By Larry Crane | Friday, September 25, 2015
From starting my first band 30 years ago to running a professional studio since 1997, I’ve spent a lot of days in recording studios. And I’ve learned that artists in the studio need a lot of support.
A great engineer or producer is always anticipating clients’ needs and helping to keep them productive. Sometimes you even need to think like a detective or archaeologist to find answers to difficult problems.
That’s what I did for one rock group that “lost” an important drum track for the album they’d recorded. With the recording tricks I share in my video series Music Production Secrets, I was able to help them—and produce a great, usable mix.
It just took a little studio magic …
By Starshine Roshell | Friday, March 6, 2015
A music producer based in California’s Bay Area, Brian Lee White does sound design for film, TV, and games—including Halo.
He’s taught more than a dozen courses at lynda.com, from the beginner-level Up and Running with Autotune 8 to the intermediate Producing Music for Advertisements to the advanced Mixing a Rock Song in Pro Tools.
By Scott Fegette | Wednesday, February 4, 2015
Logic Pro X 10.1 may be just an incremental upgrade for Apple’s flagship digital audio workstation, but underneath the hood it feels like a full release in itself.
Apple claims the Logic Pro X 10.1 update is focused on EDM (electronic dance music) and hip-hop productions, but the new beat-generation tools, updated sounds and instruments, and streamlined editing features have something to offer no matter what type of music you’re making.
Let’s take a look at the great new features in Logic Pro X.
By Garrick Chow | Sunday, November 23, 2014
There’s no more personal and heartfelt gift you can give someone than a song you wrote and recorded just for them.
I’ve shown you how to record a song in GarageBand. The next step is to make your recorded tracks sound good—both by themselves and when they’re all mixed together.
There are some really useful tools for cleaning up your less-than-perfect takes and mixing in GarageBand. Let me know you.
By Joe Randeen | Thursday, March 11, 2010
I first got to know Scott a number of months back when he and I started to work out the details of the Logic Pro 9 Essential Training course. Up until the time that he came out to our studios, we had never met in person. Phone, instant message, and email was it.
During this time, it quickly became apparent that Scott was not new to training. In fact, he’s been teaching on audio/DAW subjects for 10 years now. He’s extremely adept at conveying the essentials as well as putting them into practical applications.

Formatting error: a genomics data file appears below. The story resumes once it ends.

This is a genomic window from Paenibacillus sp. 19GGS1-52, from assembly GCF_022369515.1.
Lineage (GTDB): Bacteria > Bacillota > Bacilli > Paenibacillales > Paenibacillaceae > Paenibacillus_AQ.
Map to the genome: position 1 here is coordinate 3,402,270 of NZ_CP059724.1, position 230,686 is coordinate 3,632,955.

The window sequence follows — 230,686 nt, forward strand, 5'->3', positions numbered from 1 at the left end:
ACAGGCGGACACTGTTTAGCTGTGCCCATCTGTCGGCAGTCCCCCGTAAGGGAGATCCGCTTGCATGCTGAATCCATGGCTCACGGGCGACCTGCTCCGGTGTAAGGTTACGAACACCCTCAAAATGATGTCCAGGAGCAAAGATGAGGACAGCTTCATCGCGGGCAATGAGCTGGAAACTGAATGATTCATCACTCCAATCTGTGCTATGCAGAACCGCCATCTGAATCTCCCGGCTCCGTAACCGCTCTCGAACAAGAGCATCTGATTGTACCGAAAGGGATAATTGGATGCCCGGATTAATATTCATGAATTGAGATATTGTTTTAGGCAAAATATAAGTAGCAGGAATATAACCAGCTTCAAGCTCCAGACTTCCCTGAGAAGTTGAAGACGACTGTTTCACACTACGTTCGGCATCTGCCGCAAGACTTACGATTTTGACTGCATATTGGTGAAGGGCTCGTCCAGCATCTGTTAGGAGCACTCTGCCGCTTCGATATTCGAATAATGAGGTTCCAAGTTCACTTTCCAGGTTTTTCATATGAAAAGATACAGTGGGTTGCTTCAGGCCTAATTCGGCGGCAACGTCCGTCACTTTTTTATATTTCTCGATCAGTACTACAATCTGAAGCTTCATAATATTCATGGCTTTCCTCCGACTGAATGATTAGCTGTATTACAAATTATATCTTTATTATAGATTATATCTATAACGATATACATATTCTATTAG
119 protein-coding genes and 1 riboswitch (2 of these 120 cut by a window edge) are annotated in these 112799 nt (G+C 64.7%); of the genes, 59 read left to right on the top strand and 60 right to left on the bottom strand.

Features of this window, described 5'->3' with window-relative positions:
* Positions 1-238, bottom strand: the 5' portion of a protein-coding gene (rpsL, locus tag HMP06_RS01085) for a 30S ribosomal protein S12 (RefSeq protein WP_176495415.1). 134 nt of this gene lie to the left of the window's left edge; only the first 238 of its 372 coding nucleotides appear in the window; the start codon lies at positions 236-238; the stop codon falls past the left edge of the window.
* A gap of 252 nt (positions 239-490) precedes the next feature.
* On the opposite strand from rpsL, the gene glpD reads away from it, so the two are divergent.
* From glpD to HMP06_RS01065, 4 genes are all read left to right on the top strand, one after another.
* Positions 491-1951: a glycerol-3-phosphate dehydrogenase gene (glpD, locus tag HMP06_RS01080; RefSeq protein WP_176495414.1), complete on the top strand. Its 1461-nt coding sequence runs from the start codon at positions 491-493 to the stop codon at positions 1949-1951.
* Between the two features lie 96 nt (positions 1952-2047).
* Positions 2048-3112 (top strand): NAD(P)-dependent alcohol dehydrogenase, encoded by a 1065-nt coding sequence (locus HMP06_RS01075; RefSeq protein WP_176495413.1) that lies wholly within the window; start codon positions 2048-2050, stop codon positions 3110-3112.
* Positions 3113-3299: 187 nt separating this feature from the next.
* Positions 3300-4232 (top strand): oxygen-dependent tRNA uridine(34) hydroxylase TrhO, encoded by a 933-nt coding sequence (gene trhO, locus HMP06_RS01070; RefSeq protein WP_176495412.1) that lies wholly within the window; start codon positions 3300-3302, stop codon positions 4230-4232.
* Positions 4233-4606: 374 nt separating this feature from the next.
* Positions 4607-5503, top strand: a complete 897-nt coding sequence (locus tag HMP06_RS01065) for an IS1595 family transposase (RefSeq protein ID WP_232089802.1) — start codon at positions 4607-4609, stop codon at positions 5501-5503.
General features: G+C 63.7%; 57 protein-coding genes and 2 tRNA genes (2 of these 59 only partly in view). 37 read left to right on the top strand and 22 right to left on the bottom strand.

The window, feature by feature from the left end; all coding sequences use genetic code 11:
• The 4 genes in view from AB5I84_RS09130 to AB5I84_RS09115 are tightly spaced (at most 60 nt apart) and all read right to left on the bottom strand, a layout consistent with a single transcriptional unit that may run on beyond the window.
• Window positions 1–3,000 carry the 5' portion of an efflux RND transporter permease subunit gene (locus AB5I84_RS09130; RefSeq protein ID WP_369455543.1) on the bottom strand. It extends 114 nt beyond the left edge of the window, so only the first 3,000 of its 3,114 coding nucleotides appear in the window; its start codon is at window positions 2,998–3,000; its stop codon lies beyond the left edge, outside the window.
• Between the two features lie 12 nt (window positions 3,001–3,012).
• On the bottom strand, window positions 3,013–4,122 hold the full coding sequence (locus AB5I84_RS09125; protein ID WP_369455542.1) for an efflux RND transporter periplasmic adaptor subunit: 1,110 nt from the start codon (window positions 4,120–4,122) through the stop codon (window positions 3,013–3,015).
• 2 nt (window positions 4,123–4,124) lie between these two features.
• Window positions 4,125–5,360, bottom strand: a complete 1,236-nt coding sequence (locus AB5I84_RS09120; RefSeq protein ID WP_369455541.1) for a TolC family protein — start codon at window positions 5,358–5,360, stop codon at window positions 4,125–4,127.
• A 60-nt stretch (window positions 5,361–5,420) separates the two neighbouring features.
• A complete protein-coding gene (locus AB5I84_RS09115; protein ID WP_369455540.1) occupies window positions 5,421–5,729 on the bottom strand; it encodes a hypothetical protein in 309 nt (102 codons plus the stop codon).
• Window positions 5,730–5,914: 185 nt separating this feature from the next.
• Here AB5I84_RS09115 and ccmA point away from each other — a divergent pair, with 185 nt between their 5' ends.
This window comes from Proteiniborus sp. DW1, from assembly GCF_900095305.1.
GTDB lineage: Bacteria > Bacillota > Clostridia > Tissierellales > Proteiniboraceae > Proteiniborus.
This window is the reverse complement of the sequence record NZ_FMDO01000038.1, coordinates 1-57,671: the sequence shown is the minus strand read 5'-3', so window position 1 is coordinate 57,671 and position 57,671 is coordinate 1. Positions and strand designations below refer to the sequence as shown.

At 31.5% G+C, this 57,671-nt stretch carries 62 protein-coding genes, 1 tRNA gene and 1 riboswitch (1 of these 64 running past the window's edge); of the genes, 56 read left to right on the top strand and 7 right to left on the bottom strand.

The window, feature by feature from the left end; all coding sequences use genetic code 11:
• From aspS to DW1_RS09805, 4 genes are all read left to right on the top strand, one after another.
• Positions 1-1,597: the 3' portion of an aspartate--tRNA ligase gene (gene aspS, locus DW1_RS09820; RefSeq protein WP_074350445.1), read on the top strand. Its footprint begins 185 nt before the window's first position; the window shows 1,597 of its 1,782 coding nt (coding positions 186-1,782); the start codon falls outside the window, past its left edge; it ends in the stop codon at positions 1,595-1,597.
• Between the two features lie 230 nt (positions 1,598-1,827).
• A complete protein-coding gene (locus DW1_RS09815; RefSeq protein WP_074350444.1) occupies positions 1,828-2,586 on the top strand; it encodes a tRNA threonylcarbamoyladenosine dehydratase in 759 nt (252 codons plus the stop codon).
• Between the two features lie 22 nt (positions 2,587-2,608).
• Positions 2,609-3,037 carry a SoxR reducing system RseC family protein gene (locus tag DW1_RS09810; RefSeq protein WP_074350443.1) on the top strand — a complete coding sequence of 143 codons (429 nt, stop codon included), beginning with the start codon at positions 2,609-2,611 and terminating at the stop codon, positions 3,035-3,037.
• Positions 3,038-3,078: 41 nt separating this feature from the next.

By Joe Randeen | Wednesday, February 10, 2010
Scott Hirsch working on his upcoming title in a lynda.com recording booth.
Last week we had the pleasure of Scott Hirsch joining us in the lynda.com studio to record a Logic Pro 9 course. Scott is a sound designer, editor and mixer for film and video, musician, and audio engineer. His credits include audio post production work on films like the Sundance Film Festival 2010 short The Visitors, and recording, mixing, composing, and playing with bands such as The Family Band, Hiss Golden Messanger, and The Amateurs. In addition, he’s taught at audio engineering schools and is a certified Digidesign and Apple audio instructor and authored the book, Pro Tools 7 Session Secrets: Professional Recipes for High-Octane Results (Wiley), Scott truly has passion for audio/music and that clearly came across when I sat down and talked to him about his work.
Scott and I shared about that moment in our history when we knew first realized what we wanted to do in life.
“The moment I overdubbed my first track, I knew I was hooked,” said Scott. For me it was very similar: It was the first time I tracked in the studio. Scott and I both cut our teeth on tape. It’s wild to think how different it would have been, had we access to the power of tools like Logic, as we do today. Not only is Logic a powerful DAW (digital audio workstation) but it is an amazing song creation tool.
Scott is a very talented instructor and I anticipate that there will be quite a number of those moments from members watching this upcoming tutorial, in addition to a few potential ah-ha! moments from those already familiar with Logic. His nine-plus years of teaching digital audio have brought indispensable knowledge and boundless creativity to his students. I found his enthusiasm and knowledge infectious. When I got home after our talk, I couldn’t help but fire up Logic and take a look at some of topics he had been recording that day in the studio.
Keep an eye open for Scott’s new titles coming out soon.
Senior Training Producer Kirk Werner, Scott Hirsch, Acquisitions Manager/Audio Joe Randeen.
By Joe Randeen | Sunday, January 17, 2010
A common way for audio engineers to route effects is via the track’s send output into a common FX return channel. This send-return relationship allows the mixer to share a single effect with multiple tracks, especially ideal for time-based effects like reverb and delay. Plus, it saves on DSP by using fewer plug-ins and sharing effects. Historically, when people wanted to add reverb or echo effects to their mix, they would generally do so by having some sort of echo chamber or a room where they would play a track out of a speaker and then record it at the other end with a microphone.
Using Pro Tools 8 in the studio.
From the course Pro Tools 8: Mixing and Mastering, Brian White shows us how to use this send-return relationship in conjunction with FX in chapter 2, Working with the Pro Tools Mixer > Using sends and creating FX returns. This is a critical skill for Pro Tools users and Brian clearly explains how to master it, including how to best configure the effect plug-in, and how to listen to a preview to make sure the mix is what you want.
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